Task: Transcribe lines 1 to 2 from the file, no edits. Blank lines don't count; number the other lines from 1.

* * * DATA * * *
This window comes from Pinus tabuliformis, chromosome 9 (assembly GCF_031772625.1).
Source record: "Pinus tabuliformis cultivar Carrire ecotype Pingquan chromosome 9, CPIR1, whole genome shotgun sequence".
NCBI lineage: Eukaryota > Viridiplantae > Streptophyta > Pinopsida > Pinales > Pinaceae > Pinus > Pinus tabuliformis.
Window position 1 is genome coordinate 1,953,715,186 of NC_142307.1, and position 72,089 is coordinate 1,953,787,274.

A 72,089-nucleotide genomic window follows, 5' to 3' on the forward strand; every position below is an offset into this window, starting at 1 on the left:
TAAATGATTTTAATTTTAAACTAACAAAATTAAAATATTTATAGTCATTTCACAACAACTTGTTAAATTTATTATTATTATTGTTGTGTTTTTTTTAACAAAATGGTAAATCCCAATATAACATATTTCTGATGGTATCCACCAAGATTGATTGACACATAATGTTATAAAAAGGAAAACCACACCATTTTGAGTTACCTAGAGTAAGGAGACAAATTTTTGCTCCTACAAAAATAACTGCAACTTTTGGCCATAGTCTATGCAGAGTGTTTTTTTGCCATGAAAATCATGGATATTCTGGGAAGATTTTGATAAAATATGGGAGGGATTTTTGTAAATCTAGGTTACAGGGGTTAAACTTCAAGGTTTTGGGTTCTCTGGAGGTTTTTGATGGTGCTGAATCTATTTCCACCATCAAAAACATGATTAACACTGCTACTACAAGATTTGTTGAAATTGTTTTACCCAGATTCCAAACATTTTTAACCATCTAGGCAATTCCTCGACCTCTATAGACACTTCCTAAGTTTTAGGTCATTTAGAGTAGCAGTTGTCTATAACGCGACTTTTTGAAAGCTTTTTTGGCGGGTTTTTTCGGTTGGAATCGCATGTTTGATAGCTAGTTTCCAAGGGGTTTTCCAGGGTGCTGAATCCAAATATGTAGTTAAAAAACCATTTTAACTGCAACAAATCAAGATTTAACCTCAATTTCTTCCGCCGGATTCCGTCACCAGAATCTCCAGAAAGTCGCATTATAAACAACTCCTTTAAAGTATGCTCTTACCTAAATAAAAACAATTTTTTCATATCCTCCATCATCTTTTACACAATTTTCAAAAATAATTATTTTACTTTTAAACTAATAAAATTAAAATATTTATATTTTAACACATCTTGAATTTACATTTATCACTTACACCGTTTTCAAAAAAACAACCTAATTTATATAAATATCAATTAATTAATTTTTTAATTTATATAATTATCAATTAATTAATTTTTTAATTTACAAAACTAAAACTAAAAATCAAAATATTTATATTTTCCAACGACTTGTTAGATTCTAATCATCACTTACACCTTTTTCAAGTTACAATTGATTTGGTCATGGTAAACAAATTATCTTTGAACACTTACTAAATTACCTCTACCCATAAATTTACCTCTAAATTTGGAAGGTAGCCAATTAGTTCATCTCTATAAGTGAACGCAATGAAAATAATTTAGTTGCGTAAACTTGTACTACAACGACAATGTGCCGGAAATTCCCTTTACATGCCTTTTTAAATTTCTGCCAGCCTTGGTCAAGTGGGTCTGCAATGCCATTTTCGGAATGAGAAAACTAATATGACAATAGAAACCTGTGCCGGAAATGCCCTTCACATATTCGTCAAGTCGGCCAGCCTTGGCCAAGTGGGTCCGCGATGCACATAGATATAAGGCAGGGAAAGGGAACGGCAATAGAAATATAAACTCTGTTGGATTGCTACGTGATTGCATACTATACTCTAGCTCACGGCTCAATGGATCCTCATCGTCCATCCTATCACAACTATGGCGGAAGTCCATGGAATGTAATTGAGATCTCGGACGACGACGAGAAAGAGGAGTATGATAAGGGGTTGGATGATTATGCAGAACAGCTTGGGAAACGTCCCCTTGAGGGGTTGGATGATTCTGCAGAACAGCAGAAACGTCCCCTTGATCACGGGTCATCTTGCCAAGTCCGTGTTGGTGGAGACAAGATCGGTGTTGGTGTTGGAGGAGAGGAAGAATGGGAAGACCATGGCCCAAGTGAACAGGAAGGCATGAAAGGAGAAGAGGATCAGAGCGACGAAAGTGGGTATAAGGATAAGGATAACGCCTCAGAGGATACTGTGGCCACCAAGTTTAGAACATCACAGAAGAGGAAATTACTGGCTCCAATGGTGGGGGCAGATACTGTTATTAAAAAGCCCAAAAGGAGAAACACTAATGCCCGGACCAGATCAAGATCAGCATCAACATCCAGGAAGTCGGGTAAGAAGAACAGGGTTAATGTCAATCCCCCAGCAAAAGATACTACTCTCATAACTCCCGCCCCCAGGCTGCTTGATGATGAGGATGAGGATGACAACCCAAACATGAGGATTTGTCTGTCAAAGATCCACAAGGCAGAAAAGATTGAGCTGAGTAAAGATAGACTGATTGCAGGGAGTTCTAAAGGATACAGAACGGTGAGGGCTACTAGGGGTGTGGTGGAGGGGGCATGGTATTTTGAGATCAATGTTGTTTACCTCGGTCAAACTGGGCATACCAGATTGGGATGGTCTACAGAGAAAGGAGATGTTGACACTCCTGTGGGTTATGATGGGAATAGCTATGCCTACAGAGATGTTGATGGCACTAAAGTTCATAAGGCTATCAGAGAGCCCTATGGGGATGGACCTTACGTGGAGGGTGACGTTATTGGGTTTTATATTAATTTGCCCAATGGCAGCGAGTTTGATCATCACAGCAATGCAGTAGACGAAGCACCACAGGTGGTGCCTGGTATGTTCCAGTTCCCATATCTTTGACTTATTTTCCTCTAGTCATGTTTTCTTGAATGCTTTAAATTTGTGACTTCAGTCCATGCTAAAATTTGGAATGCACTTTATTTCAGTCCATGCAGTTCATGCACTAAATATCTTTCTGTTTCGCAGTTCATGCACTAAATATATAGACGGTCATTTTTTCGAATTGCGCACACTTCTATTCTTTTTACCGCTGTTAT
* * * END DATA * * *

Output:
This window comes from Pinus tabuliformis, chromosome 9 (assembly GCF_031772625.1).
Source record: "Pinus tabuliformis cultivar Carrire ecotype Pingquan chromosome 9, CPIR1, whole genome shotgun sequence".